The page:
Messier 71

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Messier 71
M71.jpg
M71
Observation data (J2000 epoch)
ClassX-XI
ConstellationSagitta
Right ascension19h 53m 46.49s[1]
Declination+18° 46′ 45.1″[1]
Distance13.0 kly (4.0 kpc)[2]
Apparent magnitude (V)+6.1[3]
Apparent dimensions (V)7′.2
Physical characteristics
Mass1.7×104[4] M
Radius13 ly[5]
Metallicity = –0.78[6] dex
Estimated age9-10 Gyr
Other designationsM71, NGC 6838, Cr 409, GCl 115[3]
See also: Globular cluster, List of globular clusters

Messier 71 (also known as M71 or NGC 6838) is a globular cluster in the small northern constellation Sagitta. It was discovered by Philippe Loys de Chéseaux in 1745 and included by Charles Messier in his catalog of non-comet-like objects in 1780. It was also noted by Koehler at Dresden around 1775.[7]

This star cluster is about 12,000 light years away from Earth and spans 27 light-years (8 pc). The irregular variable star Z Sagittae is a member.[8]

M71 was for many decades thought (until the 1970s) to be a densely packed open cluster and was classified as such by leading astronomers in the field of star cluster research due to its lacking a dense central compression, and to its stars having more "metals" than is usual for an ancient globular cluster; furthermore, it lacks the RR Lyrae "cluster" variable stars that are common in most globulars. However, modern photometric photometry has detected a short "horizontal branch" in the H-R diagram (chart of temperature versus luminosity) which is characteristic of a globular cluster. The shortness of the branch explains the lack of RR Lyrae variables and is due to the globular's relatively young age of 9–10 billion years. Taking in many or only late series (Population I) stars explains relatively its stars. Hence today M71 is designated as a very loosely concentrated globular cluster, much like M68 in Hydra. M71 has a mass of about 53,000 M and a luminosity of around 19,000 L.[9]

Map showing location of M71

References[edit]

  1. ^ a b Goldsbury, Ryan; et al. (December 2010), "The ACS Survey of Galactic Globular Clusters. X. New Determinations of Centers for 65 Clusters", The Astronomical Journal, 140 (6): 1830–1837, arXiv:1008.2755, Bibcode:2010AJ....140.1830G, doi:10.1088/0004-6256/140/6/1830.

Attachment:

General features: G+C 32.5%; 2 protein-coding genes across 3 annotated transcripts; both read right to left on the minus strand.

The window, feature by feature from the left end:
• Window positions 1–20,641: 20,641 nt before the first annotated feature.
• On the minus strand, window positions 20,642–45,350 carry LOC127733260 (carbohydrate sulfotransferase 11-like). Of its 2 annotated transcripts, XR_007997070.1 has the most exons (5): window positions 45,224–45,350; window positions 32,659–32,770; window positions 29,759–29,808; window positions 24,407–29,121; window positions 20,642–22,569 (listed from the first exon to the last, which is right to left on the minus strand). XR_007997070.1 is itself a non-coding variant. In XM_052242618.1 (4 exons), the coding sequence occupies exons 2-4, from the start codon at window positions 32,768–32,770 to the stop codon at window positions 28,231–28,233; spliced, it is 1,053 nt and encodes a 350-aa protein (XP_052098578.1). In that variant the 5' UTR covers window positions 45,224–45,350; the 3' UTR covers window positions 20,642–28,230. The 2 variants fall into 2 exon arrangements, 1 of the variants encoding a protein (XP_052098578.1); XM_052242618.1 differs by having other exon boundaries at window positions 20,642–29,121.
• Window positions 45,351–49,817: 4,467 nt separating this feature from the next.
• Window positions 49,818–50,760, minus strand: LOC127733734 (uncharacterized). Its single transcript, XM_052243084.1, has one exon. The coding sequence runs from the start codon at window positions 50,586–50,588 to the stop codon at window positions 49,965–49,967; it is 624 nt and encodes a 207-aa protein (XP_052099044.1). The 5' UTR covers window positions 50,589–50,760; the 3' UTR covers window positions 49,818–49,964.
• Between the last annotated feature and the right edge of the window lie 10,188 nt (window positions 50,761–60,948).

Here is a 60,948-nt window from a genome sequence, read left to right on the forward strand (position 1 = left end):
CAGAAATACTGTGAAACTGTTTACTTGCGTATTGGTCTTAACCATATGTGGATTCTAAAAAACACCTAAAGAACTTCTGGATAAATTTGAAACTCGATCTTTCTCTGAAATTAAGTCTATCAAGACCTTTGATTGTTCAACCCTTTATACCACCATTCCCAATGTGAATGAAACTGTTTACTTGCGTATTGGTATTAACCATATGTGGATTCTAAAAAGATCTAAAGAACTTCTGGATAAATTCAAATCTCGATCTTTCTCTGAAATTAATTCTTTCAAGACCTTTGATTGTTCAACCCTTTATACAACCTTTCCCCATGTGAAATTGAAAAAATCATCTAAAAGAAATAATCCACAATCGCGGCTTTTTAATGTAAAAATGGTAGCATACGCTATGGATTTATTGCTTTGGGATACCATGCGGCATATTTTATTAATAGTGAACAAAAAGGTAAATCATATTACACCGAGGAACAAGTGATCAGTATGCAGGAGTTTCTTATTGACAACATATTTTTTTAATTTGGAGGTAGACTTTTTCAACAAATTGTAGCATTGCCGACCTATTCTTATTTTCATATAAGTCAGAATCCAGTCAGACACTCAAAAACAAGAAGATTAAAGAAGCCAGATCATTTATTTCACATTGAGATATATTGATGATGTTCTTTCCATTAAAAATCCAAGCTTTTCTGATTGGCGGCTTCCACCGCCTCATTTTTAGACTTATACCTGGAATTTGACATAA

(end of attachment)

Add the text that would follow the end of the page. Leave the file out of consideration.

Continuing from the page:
2. ^ Hessels, J. W. T.; et al. (November 2007), "A 1.4 GHz Arecibo Survey for Pulsars in Globular Clusters", The Astrophysical Journal, 670 (1): 363–378, arXiv:0707.1602, Bibcode:2007ApJ...670..363H, doi:10.1086/521780.
  3. ^ a b "M 71". SIMBAD. Centre de données astronomiques de Strasbourg. Retrieved 2006-11-17.
  4. ^ Marks, Michael; Kroupa, Pavel (August 2010), "Initial conditions for globular clusters and assembly of the old globular cluster population of the Milky Way", Monthly Notices of the Royal Astronomical Society, 406 (3): 2000–2012, arXiv:1004.2255, Bibcode:2010MNRAS.406.2000M, doi:10.1111/j.1365-2966.2010.16813.x. Mass is from MPD on Table 1.
  5. ^ distance × sin( diameter_angle / 2 ) = 13 ly. radius
  6. ^ Boyles, J.; et al. (November 2011), "Young Radio Pulsars in Galactic Globular Clusters", The Astrophysical Journal, 742 (1): 51, arXiv:1108.4402, Bibcode:2011ApJ...742...51B, doi:10.1088/0004-637X/742/1/51.
  7. ^ "New General Catalog Objects: NGC 6800 - 6849". cseligman.com. Retrieved 2021-03-11.
  8. ^ "Z Sge". The International Variable Star Index. AAVSO. Retrieved 1 March 2021.
  9. ^ Dalgleish, H.; Kamann, S.; Usher, C.; Baumgardt, H.; Bastian, N.; Veitch-Michaelis, J.; Bellini, A.; Martocchia, S.; Da Costa, G. S.; Mackey, D.; Bellstedt, S.; Pastorello, N.; Cerulo, P. (March 2020). "The WAGGS project-III. Discrepant mass-to-light ratios of Galactic globular clusters at high metallicity". Monthly Notices of the Royal Astronomical Society. 492 (3): 3859–3871. doi:10.1093/mnras/staa091. Retrieved 1 March 2021.

See also[edit]

External links[edit]

Coordinates: Sky map 19h 53m 46.11s, +18° 46′ 42.3″